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Crude quality and trade

19 September 2018 Blake Eskew

The lifting of the US crude oil export ban in late 2015 has resulted in a growing role for US exporters in global markets. The light crudes, condensates, and natural gas liquids (NGLs) produced with unconven-tional development techniques have saturated US markets, but they are well-suited for growing markets in Asia and elsewhere. At the same time, imports of heavy sour crudes into the US have remained steady, with growing Canadian Oil Sands production finding a ready home. This US "quality arbitrage" - exporting light sweet crudes while importing heavy sour crudes - creates a new dynamic in global crude markets, with implications for both refining and petrochemical operations.

US unconventional crude production economics are strong, and growth will continue
The oil price decline that began in late 2014 was due in part to the rapid expansion of US unconventional production. In response to sustained $100+ per barrel crude oil prices and technological innovation, US producers had unlocked the secrets of shale oil (see Figure 1). The shale revolution raised production from 5.6 to 8.8 million barrels per day (b/d) over four years. However, the 2014 price collapse was widely viewed as the beginning of the end for US unconventionals.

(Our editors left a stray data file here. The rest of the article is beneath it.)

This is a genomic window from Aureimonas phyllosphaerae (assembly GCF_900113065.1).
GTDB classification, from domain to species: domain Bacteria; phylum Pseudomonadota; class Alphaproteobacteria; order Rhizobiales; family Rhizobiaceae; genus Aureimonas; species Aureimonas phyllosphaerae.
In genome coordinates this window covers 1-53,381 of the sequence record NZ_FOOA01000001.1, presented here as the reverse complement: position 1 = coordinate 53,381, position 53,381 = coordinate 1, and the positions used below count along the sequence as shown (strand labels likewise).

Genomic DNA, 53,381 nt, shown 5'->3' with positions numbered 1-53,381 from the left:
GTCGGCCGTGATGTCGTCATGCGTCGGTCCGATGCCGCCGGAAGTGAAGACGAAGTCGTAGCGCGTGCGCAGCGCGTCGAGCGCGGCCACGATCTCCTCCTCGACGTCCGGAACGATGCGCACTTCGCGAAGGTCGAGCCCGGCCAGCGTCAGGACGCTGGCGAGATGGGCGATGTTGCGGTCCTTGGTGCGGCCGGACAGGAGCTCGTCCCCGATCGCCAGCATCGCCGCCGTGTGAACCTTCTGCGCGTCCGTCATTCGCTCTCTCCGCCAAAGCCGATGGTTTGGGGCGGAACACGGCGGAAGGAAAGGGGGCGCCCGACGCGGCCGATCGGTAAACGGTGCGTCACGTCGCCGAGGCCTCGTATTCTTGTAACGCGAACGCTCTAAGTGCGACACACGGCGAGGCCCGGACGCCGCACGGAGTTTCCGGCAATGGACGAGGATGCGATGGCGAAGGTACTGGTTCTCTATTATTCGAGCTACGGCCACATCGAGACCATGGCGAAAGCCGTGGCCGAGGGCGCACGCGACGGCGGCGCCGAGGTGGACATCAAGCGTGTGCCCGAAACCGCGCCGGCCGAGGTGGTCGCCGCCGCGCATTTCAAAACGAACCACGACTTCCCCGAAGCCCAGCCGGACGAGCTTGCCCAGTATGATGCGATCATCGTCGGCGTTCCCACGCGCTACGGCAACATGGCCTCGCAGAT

The rig count dropped and production slumped from its April 2015 peak of 9.6 million b/d to 8.6 million b/d in September 2016. Austerity forced producers and service providers to sharply reduce costs, with breakeven prices in key basins falling from the $70-80 per barrel range in early 2014 to $30-40 by the end of 2017. As costs fell, unconventionals became economic at prices in the $45-55 range, and production responded. US crude production grew to 10.5 million b/d by March 2018, with recent weekly estimates approaching 11 million b/d. Industry concerns are now focused on the capability to transport growing production from the Permian and elsewhere.